Scientists have answered a longstanding question about mammalian evolution, examining ear anatomy of living and extinct mammals and their close relatives to determine when warm-bloodedness - a trait integral to the lineage's success - first emerged.
Researchers said on Wednesday that the reduced size of inner ear structures called semicircular canals - small, fluid-filled tubes that help in keeping balance - in fossils of mammal forerunners showed that warm-bloodedness, called endothermy, arose roughly 233 million years ago during the Triassic Period.
These first creatures that attained this milestone, called mammaliamorph synapsids, are not formally classified as mammals, as the first true mammals appeared roughly 30 million years later. But they had begun to acquire traits associated with mammals.
Endothermy evolved at a time when important features of the mammal body plan were falling into place, including whiskers and fur, changes to the backbone related to gait, the presence of a diaphragm, and a more mammal-like jaw joint and hearing system.
"Endothermy is a defining feature of mammals, including us humans. Having a quasi-constant high body temperature regulates all our actions and behaviors, from food intake to cognition, from locomotion to the places where we live," said paleontologist Ricardo Araújo of the University of Lisbon's Institute of Plasmas and Nuclear Fusion, co-lead author of the study published in the journal Nature.
The high metabolisms of mammal bodies maintain internal temperature independent of their surroundings. Cold-blooded animals like lizards adopt strategies like basking in the sun to warm up.
Mammalian endothermy arrived at an eventful evolutionary moment, with dinosaurs and flying reptiles called pterosaurs - creatures that long would dominate ecosystems - first appearing at about that time. Endothermy offered advantages.
"Run faster, run longer, be more active, be active through longer periods of the circadian cycle, be active through longer periods of the year, increase foraging area. The possibilities are endless. All this at a great cost, though. More energy requires more food, more foraging, and so on. It is a fine balance between the energy you spend and the energy you intake," Araújo said.
The mammalian lineage evolved from cold-blooded creatures, some boasting exotic body plans like the sail-backed Dimetrodon, mixing reptile-like traits like splayed legs and mammal-like traits like the arrangement of certain jaw muscles.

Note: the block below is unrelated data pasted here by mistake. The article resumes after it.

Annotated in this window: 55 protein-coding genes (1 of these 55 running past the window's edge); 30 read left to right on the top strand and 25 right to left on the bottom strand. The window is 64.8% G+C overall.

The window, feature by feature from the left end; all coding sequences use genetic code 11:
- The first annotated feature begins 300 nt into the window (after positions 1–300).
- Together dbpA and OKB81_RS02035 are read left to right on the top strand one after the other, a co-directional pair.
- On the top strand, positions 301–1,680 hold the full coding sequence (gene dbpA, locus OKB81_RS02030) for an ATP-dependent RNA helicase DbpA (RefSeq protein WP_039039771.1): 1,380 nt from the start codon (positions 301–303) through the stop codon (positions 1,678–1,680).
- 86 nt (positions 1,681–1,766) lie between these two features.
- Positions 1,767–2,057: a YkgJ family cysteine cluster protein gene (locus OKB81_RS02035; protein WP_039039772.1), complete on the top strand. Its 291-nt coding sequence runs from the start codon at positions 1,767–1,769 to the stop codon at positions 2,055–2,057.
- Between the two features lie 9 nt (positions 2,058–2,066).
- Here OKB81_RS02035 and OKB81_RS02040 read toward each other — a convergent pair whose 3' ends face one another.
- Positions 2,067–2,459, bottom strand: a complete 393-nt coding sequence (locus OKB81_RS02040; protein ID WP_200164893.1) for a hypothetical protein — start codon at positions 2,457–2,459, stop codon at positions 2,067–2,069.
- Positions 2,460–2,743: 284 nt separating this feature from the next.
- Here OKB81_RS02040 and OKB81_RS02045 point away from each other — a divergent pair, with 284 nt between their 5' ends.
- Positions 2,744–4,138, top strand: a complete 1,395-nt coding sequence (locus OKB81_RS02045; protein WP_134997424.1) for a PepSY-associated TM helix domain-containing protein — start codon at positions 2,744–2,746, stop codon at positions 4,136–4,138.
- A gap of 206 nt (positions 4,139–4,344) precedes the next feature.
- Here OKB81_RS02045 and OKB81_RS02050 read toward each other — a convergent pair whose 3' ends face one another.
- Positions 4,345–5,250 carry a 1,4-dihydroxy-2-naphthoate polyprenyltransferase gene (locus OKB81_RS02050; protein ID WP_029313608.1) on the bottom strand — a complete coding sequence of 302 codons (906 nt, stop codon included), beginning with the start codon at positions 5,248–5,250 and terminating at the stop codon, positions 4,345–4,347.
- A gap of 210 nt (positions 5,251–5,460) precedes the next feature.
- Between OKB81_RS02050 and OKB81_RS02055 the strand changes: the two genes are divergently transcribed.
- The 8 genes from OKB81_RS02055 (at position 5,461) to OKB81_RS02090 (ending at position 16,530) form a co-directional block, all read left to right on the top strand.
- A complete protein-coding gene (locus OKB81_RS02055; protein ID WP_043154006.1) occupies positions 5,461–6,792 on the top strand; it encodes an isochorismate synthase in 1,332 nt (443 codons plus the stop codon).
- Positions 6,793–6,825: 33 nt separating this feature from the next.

Endothermy emerged relatively quickly, in perhaps less than a million years, rather than a longer, gradual process, said paleontologist and study co-lead author Romain David of the Natural History Museum in London.
An early example was a vaguely weasel-like species, Pseudotherium argentinus, in Argentina about 231 million years ago. The later true mammals were the ancestors of today's three mammalian groups: placentals, marsupials and monotremes.
"Given how central endothermy is to so many aspects of the body plan, physiology and lifestyle of modern mammals, when it evolved in our ancient ancestors has been a really important unsolved question in paleontology," said paleontologist and study co-author Ken Angielczyk of the Field Museum in Chicago.
Determining when endothermy originated through fossils has been tough. As Araújo noted: "We cannot stick thermometers in the armpit of your pet Dimetrodon, right?"
The inner ear provided a solution. The viscosity, or runniness, of inner ear fluid - and all fluid - changes with temperature. This fluid in cold-blooded animals is cooler and thicker, necessitating wider canals. Warm-blooded animals have less viscous ear fluid and smaller semicircular canals.
The researchers compared semicircular canals in 341 animals, 243 extant and 64 extinct. This showed endothermy arriving millions of years later than some prior estimates.
Mammals played secondary roles in ecosystems dominated by dinosaurs before taking over after the mass extinction event 66 million years ago. Among today's animals, mammals and birds are warm-blooded.
"It is maybe too far-fetched, but interesting, to think that the onset of endothermy in our ancestors may have ultimately led to the construction of the Giza pyramids or the development of the smartphone," Araújo said. "If our ancestors would have not become independent of environmental temperatures, these human achievements would probably not be possible."